Why would we be talking about APIs, CodePen doesn’t even have one, right? It’s true, we don’t have what is considered a traditional API. We explain why (and that we kinda do), and dig into the ins and outs of APIs on web apps.

  • 1:39 What is an API for web software?
  • 2:11 An API is just a way to get and send data: things like getting the past 10 photos (read), or post a new photo (write). An example of a popular API is Flickr’s.
  • 2:51 Traditionally, read/writes are done over HTTP: you make a web request and stuff happens.
  • 4:05 Certain things require special permissions: Facebook and oAuth are good examples of this.
    5:41 In the context of CodePen, an API could be, “I want to get the last ten Pens from a user”. For most APIs, you’ll get the data back in the JSON format.
  • 6:35 For most developers, creating an API means deciding what information you want to make available.
  • 6:40 Think about APIs as a set of building blocks.
  • 7:30 There’s a theory that you should build a web application with APIs first, and then use those APIs internally. It would be inefficient for us, for example, whenever we need to query data internally, to hit an external resource to get that data back into the application.
  • 8:53 A lot of the external web requests we’re making to our application end up returning HTML instead of JSON, and because we’ve chosen to render HTML on the server and then serve that, it’s been more efficient and simpler for us to implement.
  • 10:22 Why don’t we have an API? A big reason is that creating an API is a big time investment. There is a lot of engineering work that goes into making an API right, and we just haven’t got there yet.
  • 11:22 Another reason is that we would have to support the API long term.
  • 12:05 There’s a lot to think about when it comes to building and supporting APIs, and it’s not something you should take lightly.
  • 13:02 What are the upsides to creating an API? It can be great for building your community. An API could be used by other developers to extend the use of your app to different platforms.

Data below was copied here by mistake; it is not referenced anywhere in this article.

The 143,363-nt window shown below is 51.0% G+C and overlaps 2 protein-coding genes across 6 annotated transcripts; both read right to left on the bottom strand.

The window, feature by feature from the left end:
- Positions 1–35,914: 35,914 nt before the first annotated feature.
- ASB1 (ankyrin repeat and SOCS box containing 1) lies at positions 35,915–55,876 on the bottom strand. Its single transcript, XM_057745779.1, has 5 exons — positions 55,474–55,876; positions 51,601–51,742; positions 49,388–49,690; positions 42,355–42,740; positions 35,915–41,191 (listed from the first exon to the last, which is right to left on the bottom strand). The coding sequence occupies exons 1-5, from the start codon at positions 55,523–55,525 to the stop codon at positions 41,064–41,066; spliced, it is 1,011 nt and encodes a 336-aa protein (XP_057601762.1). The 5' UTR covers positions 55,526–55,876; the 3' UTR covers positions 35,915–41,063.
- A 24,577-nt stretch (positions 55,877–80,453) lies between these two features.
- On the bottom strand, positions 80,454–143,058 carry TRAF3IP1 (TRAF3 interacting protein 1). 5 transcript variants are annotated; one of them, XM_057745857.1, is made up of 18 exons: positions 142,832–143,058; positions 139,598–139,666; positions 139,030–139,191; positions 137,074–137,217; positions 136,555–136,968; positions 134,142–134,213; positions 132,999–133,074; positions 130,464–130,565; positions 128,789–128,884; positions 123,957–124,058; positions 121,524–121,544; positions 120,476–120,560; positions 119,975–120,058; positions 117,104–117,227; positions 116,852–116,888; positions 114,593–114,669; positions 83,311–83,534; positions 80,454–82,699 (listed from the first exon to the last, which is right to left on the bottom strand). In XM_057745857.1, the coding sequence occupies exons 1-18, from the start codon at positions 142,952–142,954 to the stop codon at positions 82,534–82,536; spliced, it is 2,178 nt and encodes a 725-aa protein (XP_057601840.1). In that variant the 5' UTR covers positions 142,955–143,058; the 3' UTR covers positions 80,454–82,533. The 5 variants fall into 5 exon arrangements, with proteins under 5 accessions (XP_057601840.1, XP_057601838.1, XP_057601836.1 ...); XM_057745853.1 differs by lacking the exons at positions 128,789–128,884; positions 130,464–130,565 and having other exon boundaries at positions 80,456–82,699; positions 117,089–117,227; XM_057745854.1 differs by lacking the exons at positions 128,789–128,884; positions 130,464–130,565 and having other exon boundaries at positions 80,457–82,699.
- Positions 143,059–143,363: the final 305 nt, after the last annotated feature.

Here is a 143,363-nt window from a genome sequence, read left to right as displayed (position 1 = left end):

• 14:52 Why Dribbble decided to build an API, and what happened after they released it.
  • 16:50 Growth, bandwidth, and the business challenges of supporting an API.
  • 18:30 The other types of APIs: absolutely anything on the site could be an API, but what would be a good use of an CodePen API?
  • 22:23 What happens when someone does something really cool with your API, and you want to use their idea for your app?
  • 25:01 The costs associated with opening up an API: a third of CodePen’s monthly bill is bandwidth. Making an API could dramatically increase bandwidth costs.
  • 27:35 Our “psuedo-APIs”: one example is that we made a way for users to copy a previous Pen into a new Pen. We also use RSS feeds, they aren’t exactly APIs, but they are similar.
  • 28:30 What people want out of an API is a representation of a URL in different formats.
  • 29:50 How the psuedo-APIs have become building blocks for bigger and better things.
  • 30:25 We pay attention to specific use-cases instead of general ideas when considering when to open up access to data.
  • 32:35 If we were to make a bunch of data available in JSON, what would we choose to open?
  • 34:20 Using Keys to prevent API abuse by rate-limiting specific Keys: it would give us tools to keep our servers from getting stressed.
  • 36:24 We’d love to make an API when we’re ready to support it properly, and we’d love to hear what your use-cases would be, because it would help us determine what we would make open.

Have any questions or thoughts? Feel free to drop them in the comments!

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